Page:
Soccer Icon Mia Hamm on How Being ‘Intense and Focused and Raw’ Can Heal After Loss
Mia Hamm was at the height of her career in 1996 after the Atlanta Olympics when the U.S. Women’s team won a gold medal in the first Olympics where women’s soccer had ever been introduced. Things turned the following year, when Hamm lost her 28-year-old brother, Garrett, due to complications following his bone marrow transplant for aplastic anemia—a rare blood disorder that the Mayo Clinic explains causes a deficiency in the blood cells the body is meant to produce.
Now Hamm, a 51-year-old mom of three, reveals she found solace by turning her raw emotions into focus on the field. In the 25 years since, she’s become a dedicated advocate for the bone marrow transplant community by raising awareness for complications such as graft-versus-host-disease (GVHD), like Garrett faced.
Hamm recently spoke with The Healthy @Reader’s Digest about how the final months with her brother converged with the biggest moment of her career, how work helped her grieve, and what she thinks about this year’s FIFA Women’s World Cup.
Mia Hamm on the World Cup
The Healthy @Readers Digest: First, we can’t talk with you in summer 2023 without bringing up the World Cup. This year, the U.S. team finished in round 16, which was the earliest they’d ever departed the World Cup. What was it like for you watching this year?
Mia Hamm: I think it was an amazing tournament overall. I know the US exit was sooner than everyone had anticipated. But so much good soccer was played throughout the tournament, the largest field ever to play in a Women’s World Cup. Teams that have never made it to the knockout did.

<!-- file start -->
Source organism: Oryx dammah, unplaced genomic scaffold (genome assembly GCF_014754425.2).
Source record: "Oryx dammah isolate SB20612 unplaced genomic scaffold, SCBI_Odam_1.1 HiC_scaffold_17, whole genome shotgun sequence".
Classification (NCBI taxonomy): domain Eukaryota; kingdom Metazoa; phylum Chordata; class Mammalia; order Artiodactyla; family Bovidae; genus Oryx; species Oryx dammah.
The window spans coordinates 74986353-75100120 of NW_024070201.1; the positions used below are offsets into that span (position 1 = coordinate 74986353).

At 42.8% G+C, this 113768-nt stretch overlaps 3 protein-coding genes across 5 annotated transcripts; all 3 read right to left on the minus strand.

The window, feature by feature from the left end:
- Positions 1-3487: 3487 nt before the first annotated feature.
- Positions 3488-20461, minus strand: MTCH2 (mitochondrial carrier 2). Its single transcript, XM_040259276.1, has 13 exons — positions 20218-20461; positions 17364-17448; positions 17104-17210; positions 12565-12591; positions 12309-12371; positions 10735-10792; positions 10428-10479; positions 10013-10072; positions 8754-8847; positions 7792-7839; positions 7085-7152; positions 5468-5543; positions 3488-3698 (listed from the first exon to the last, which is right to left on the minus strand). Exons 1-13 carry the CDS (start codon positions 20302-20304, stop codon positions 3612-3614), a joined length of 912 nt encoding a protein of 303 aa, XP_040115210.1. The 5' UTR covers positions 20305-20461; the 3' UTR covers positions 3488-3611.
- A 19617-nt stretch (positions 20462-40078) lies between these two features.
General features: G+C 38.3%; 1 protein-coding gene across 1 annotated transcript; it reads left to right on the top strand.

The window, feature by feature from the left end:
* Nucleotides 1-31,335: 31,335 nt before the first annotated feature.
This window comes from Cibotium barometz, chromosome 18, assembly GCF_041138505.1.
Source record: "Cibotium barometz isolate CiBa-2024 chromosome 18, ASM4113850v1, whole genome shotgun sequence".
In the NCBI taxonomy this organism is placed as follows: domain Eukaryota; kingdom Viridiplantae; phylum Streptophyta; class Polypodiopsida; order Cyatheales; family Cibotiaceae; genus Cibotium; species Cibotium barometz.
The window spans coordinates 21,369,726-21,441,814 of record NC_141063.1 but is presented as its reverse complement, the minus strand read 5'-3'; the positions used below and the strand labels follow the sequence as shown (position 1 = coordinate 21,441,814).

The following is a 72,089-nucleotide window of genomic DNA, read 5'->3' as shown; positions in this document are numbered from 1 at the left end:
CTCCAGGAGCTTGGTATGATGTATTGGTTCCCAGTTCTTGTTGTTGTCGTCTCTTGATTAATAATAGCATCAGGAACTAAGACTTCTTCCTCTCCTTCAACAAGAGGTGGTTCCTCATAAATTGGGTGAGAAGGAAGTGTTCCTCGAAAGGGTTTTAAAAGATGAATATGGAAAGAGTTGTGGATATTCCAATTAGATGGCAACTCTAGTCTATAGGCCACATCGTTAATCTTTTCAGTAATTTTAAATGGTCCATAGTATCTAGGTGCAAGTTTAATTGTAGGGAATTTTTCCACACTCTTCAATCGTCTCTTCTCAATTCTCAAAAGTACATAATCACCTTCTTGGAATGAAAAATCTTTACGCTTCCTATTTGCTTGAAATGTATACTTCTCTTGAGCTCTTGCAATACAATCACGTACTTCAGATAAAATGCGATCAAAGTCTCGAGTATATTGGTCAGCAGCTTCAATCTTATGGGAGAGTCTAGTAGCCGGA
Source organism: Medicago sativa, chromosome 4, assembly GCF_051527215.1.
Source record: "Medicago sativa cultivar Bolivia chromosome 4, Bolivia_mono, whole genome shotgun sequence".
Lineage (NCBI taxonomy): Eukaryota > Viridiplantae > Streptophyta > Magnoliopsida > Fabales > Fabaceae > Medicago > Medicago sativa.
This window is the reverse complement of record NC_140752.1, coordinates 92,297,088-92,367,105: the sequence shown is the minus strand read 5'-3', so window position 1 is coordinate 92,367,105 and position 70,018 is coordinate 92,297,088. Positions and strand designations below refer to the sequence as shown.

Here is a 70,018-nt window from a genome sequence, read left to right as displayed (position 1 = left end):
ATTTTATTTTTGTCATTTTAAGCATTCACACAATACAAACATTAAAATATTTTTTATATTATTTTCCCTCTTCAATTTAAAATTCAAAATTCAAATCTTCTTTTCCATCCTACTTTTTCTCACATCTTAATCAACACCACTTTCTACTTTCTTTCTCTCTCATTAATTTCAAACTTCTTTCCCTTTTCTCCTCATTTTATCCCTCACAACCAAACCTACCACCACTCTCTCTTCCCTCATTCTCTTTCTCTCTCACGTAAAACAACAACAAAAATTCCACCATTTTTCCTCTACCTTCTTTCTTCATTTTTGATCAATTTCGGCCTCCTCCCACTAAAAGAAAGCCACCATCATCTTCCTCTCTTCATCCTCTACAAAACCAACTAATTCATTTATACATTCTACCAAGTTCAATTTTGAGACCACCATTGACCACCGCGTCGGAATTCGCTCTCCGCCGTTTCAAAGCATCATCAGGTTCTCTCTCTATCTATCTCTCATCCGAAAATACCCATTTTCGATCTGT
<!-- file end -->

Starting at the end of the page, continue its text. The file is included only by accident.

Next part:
So many positives to take away from the tournament as a whole. As a former player, even when you have to take the jersey off, you’re still very much a part of that program and want nothing but the best for them. It was hard. But I think they’re going to use it as motivation to come back stronger for next summer in the Olympics.
The Healthy: Spain’s win was somewhat overshadowed by discussion around how the president of the Royal Spanish Football Federation kissed a player during the awards ceremony. What did you think when you saw that?
Mia Hamm: I didn’t see it in real time. I think a lot of people, they went back just disgusted and heartbroken for this team that has done so much, where it’s the biggest game of their lives and that’s what we should be celebrating. Not just the fact that they won, but how they won. They played beautiful, amazing soccer, and this is what we’re talking about instead of these players.
I just look at how they’ve been incredibly unified, not just as a team, but so many players from across the world have backed them and supported them. I think their strength on the field was how committed they were to each other. And you can see that off the field.
Mia Hamm on grieving her brother
David Madison/getty images
The Healthy: You’re arguably one of the most important female figures in sports, but a lot of people don’t know that at the height of your career when you were 25, you lost your older brother to complications following his bone marrow transplant. Tell us what happened to him, how he found out he had a rare bone marrow disease.
Mia Hamm: We adopted him when he was eight. I was almost five. [He was] just an incredible role model for me on the athletic field. He was really good at every sport he played. A lot of my teammates, we always talk about like, “Oh, it was my older brother that really pushed me.”
He found out his senior year in high school that he had aplastic anemia. He was told that he had to stop playing any contact sports, which for someone whose identity was so wrapped up in being a really great athlete, that was difficult. He went through remission. But then when he came out of remission, he had what’s called myelodysplasia where his body wasn’t really really producing any healthy blood cells and he was told he had to have a bone marrow transplant. His biological father was his marrow match and had the transplant. The transplant was a success, but he ended up having a fungal infection that ended up taking his life. It’s something you and I fight every single day. It’s no big deal, but [for] someone that’s immunosuppressed, it was really difficult.